Children learn through their play by exploring, problem-solving, self-initiating, making decisions, watching, feeling, and engaging in reflective conversation. They learn through their play because play is meaningful to them. Children must have hands-on interaction with material, because in order for information to reach the child's brain, it must first go through the hands. Children learn best when taught in a way that honors their developmental capabilities. A variety of experiences support various styles of learning.
Our approach draws from many prominent early education philosophies. We incorporate a Reggio Emilia style when we create classroom environments that invite self-initiated learning and when we build on our learning through projects, dialogue, and group experience. Thematic curriculum solidifies experiential learning as knowledge deepens and becomes real.
Jean Piaget told us that children construct their own knowledge, and we follow this approach when we follow the children's lead in creating the curriculum. Waldorf-style education promotes the natural aesthetics of the classroom. We value our eco-friendly materials and beautiful works and environment, as it shows a respect for the child and a trust that the children will care for their learning materials. Child sized equipment and self-serve style learning materials give children the opportunity to feel ownership over their play. These ideas were coined by Maria Montessori, a pioneer in early education. Most importantly, we use the principles of RIE, infusing teacher-child interactions with respect, honoring the child for their capabilities and potential to guide their unique process of learning.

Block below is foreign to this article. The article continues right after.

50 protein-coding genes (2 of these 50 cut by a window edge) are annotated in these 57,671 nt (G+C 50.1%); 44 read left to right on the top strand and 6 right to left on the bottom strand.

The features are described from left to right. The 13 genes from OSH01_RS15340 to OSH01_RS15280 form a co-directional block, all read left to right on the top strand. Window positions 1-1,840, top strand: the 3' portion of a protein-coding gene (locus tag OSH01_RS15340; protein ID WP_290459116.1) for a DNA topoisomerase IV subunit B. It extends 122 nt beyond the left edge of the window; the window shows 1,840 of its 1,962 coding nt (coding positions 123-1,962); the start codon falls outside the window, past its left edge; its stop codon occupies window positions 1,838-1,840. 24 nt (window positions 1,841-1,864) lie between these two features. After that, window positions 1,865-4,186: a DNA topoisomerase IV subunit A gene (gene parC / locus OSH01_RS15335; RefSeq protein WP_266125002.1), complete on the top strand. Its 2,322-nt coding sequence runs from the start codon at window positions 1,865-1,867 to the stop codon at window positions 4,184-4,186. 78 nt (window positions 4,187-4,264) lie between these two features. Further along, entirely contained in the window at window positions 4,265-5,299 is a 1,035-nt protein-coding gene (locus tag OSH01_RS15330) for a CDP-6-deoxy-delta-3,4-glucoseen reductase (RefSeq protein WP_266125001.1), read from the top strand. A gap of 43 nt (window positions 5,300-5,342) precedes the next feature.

An "emergent curriculum" follows the child's cues and creates experiences that emerge from the group's interest. Classroom themes are based on interests, and the teacher's role is to set up a curriculum that capitalizes on these interests. Sometimes this interest gravitates toward science, sometimes toward academics, sometimes to art, and sometimes it leads to rich sensorial experiences like playing in the sand and mud and paint and air.
The most important part of what we do with children is in how relate to them. Relational learning creates a foundation for all other learning. Teachers support children through play, conflict, conversation, and having meaningful interactions. We also act as meaningful attachment objects for children, whereby we contribute to the blueprint of how children relate to others and themselves. We find each child's strengths and challenges and work with those to help them flourish socially. Then we begin to see the development of a whole person, who can find their way, lead and follow, feel secure and speak up when they don't, have self awareness and compassion and courageous assertiveness. They will know their boundaries and know how to cope with big feelings. These children will be leaders with agency in their own lives because they have a foundation of love, care, awareness, and play.